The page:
The LDS Church responded Thursday to an unverified report about suicide deaths among Mormon LGBT people.
"We mourn with their families and friends when they feel life no longer offers hope," senior church leaders said through a spokesman.
Wendy Montgomery, a co-founder of the Mama Dragons, a group of Mormon mothers with gay children, reported last week that she had been told 32 young LGBT Mormons have died by suicide since early November. . . .
The timing of Montgomery’s report has raised concerns in the LDS LGBT community that church leaders’ Nov. 5 announcement of new policies regarding same-sex couples and their families could have contributed to increased anxiety for some. Experts say it’s impossible to pinpoint the causes of any suicide because research shows there is never a single reason.
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Last week in Los Angeles during a conference for Affirmation, a Mormon LGBT support group, Montgomery, who is well-known in that community, reported that 32 families had contacted her directly about the deaths of a child or sibling. She said most were men (27), but three were female and two were transgender. The average age was 17. All were between the ages of 14 and 20. Montgomery said 26 deaths took place in Utah, four in Idaho and one each in Arizona and the New England area. Utah health department officials have been able to confirm 10 suicides in that age range in Utah since the start of November. . . .
Senior LDS leaders reiterated through a spokesman on Thursday that they expect church members to actively reach out to and care for young Mormon lesbians, gays, bisexuals and transgender people.
"Every soul is precious to God and to the church and the loss of life to suicide is heartbreaking," church spokesman Dale Jones said. "Those who are attracted to others of the same sex face particular challenges and pressures in this regard, both inside and outside the church. We mourn with their families and friends when they feel life no longer offers hope. Each congregation should welcome everyone. Leaders and members are taught to follow the example of Jesus Christ and to reach out in an active, caring way to all, especially to youth who feel estranged or isolated. The church has repeatedly stated that those who feel same-sex attraction and yet choose to live the commandments of God can live fulfilling lives as worthy members of the church. We want all to enjoy the blessings and safety offered by embracing the teachings of Jesus Christ and living the principles of His gospel."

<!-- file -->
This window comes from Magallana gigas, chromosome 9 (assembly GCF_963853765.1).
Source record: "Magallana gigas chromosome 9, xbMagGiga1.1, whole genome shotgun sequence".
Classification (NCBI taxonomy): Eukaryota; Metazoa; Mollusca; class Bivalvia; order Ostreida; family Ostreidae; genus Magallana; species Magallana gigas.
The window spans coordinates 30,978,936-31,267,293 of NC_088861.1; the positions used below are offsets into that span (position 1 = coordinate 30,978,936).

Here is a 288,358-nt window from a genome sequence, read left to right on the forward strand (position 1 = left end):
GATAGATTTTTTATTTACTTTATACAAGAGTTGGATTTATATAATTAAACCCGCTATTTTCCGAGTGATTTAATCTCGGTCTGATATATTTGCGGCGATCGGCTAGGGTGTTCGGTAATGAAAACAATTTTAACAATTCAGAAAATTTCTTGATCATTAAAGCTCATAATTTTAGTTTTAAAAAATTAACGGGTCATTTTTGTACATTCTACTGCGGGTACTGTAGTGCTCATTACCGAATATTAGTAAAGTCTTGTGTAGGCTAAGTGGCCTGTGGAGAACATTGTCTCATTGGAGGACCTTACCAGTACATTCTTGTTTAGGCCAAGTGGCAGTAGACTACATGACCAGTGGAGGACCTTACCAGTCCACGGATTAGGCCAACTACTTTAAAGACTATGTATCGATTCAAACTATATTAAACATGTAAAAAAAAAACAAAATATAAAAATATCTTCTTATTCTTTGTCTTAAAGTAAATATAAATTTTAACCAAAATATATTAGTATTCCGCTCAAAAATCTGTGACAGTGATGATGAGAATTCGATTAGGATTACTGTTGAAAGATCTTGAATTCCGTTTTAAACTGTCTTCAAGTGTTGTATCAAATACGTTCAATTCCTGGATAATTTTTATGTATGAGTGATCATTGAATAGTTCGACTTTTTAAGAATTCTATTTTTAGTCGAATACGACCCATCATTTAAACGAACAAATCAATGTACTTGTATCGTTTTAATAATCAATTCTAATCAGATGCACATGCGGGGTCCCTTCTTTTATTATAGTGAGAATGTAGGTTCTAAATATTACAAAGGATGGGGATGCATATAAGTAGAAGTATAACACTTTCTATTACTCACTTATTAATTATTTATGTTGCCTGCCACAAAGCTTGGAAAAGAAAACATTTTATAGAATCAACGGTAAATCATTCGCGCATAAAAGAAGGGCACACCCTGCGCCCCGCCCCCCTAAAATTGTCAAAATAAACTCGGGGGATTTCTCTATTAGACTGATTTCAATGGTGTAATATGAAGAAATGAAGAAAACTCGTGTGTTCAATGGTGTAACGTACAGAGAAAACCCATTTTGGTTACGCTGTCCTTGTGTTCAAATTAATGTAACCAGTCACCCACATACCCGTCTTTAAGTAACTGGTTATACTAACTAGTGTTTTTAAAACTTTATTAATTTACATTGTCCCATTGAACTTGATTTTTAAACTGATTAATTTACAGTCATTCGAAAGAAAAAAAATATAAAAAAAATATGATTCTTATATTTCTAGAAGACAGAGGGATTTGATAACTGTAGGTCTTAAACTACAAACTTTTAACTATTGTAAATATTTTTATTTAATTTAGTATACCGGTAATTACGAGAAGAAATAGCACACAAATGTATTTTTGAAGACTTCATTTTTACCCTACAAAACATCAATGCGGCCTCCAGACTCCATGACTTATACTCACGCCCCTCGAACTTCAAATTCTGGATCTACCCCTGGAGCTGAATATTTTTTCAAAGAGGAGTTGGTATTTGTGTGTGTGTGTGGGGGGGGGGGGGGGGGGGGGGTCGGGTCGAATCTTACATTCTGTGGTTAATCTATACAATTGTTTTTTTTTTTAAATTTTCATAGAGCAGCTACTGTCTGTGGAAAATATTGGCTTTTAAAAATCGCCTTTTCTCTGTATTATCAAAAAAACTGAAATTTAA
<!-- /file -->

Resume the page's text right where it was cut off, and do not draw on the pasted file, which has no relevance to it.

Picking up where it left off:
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Each of the 32 suicides documented by Montgomery took place after Nov. 5, when LDS Church leaders released new policies in an online update to Handbook 1, a private document of instructions to local priesthood leaders who run Mormon congregations. The update clarified that the church, because of its fundamental doctrine on marriage, considers entering a same-sex marriage to be apostasy and grounds for excommunication. A new section in the handbook instructed local leaders that children living with parents who are in a same-sex relationship cannot receive baby blessings or baptism before age 18.
John Gustav-Wrathall, a gay man who regularly attends an LDS ward in Minnesota and is on the board of Affirmation, an LGBT support group for Mormons, said he supports church leaders and understands the reasoning behind the announcements, but he said many felt heartache.
“There continue to be LGBT folks who have testimonies and who want to raise their children in the church,” he said.
Church leaders have said that they do not reject LGBT members but love them, and that all should extend love and encouragement to them. They also have said repeatedly that members who experience same-sex attraction can live full, productive lives and participate fully in the church by following the moral laws provided by God. . . .
The church has a website, mormonsandgays.org, designed to encourage parents and families to embrace their LGBT children, brothers and sisters. The site is scheduled to be updated early this year. The faith’s official website, lds.org, also has a resource page devoted to the issue, and the church released an anti-bullying video. . . .
For more on this topic, check out Elder M. Russell Ballard's Suicide: Some Things We Know, and Some We Do Not and Meghan Decker and Betsy Chatlin's Reaching for Hope: An LDS Perspective on Recovering from Depression.